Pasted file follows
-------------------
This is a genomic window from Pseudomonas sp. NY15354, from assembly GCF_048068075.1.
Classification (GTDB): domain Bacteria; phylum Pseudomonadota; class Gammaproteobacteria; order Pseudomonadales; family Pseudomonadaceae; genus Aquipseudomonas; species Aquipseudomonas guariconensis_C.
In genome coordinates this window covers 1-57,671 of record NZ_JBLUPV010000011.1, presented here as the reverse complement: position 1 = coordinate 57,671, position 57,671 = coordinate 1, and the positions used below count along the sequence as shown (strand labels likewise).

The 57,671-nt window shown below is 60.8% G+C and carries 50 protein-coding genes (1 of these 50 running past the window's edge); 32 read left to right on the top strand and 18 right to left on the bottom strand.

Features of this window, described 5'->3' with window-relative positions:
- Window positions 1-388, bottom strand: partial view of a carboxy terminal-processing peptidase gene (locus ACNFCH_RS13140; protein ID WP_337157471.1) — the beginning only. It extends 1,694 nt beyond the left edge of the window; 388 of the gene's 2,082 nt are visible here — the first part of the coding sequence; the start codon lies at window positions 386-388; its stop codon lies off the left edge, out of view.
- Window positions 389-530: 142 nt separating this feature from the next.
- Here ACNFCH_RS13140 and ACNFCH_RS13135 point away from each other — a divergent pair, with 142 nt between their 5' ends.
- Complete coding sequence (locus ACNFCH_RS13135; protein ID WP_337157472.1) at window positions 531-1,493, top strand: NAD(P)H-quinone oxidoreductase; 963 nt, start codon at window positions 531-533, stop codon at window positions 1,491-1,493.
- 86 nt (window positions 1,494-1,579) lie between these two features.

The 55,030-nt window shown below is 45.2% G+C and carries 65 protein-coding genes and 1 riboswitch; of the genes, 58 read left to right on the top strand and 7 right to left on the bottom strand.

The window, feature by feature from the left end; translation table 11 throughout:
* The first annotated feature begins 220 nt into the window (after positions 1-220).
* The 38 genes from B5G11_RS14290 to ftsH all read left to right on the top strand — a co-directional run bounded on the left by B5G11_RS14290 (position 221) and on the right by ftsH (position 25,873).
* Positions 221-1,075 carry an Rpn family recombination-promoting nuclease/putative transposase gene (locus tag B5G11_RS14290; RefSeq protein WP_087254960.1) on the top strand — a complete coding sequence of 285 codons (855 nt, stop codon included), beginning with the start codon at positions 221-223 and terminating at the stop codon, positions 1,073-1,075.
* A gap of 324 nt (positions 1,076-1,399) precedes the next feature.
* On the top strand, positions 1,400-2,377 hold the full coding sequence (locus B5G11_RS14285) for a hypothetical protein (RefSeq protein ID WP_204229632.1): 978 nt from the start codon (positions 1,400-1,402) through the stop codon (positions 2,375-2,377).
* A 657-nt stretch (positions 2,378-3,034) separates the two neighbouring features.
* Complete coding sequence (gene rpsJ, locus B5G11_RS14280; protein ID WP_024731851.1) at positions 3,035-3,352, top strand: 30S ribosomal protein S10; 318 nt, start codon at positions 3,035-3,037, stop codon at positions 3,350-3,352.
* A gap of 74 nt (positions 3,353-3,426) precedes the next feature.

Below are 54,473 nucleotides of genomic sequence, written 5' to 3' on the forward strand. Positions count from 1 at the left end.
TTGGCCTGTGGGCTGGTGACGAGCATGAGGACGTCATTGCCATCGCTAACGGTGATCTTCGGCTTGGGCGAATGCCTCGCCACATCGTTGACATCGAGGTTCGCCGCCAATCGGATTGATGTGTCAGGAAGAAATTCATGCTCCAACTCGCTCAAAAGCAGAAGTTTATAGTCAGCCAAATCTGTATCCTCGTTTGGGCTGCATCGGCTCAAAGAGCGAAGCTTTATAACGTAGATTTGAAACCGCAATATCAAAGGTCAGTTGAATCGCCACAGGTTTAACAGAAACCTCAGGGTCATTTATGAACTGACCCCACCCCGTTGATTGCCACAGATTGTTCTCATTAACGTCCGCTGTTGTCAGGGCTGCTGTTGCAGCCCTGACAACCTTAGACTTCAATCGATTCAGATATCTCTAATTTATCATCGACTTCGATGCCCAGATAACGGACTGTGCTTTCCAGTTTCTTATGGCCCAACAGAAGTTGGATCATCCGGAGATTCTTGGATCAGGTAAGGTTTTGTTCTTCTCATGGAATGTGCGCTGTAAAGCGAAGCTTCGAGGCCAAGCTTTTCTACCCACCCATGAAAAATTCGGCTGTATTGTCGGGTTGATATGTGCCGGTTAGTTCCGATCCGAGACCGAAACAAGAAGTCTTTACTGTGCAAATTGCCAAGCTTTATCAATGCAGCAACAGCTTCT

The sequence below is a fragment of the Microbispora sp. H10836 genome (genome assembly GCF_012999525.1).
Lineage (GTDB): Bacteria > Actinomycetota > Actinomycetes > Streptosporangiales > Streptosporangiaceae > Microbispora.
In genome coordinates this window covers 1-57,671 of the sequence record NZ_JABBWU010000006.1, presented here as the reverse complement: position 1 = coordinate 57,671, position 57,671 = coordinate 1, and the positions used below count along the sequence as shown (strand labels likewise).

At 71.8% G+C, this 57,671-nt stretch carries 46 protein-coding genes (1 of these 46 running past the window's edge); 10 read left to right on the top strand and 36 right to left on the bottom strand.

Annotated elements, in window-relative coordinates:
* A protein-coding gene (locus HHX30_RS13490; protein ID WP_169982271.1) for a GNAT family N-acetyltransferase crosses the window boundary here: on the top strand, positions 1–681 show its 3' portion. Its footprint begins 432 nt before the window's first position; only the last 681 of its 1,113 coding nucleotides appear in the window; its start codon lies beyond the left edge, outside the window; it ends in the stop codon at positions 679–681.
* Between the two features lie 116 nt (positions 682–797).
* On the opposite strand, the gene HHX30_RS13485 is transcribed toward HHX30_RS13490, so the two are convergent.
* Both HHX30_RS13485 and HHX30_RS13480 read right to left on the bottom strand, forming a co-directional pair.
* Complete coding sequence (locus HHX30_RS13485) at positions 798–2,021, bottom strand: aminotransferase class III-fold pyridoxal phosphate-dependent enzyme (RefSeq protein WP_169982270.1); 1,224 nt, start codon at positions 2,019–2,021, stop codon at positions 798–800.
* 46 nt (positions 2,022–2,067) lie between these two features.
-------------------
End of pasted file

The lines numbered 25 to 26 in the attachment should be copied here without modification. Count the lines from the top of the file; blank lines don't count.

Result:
In genome coordinates this window covers 1-57,671 of the sequence record NZ_JABBWU010000006.1, presented here as the reverse complement: position 1 = coordinate 57,671, position 57,671 = coordinate 1, and the positions used below count along the sequence as shown (strand labels likewise).

At 71.8% G+C, this 57,671-nt stretch carries 46 protein-coding genes (1 of these 46 running past the window's edge); 10 read left to right on the top strand and 36 right to left on the bottom strand.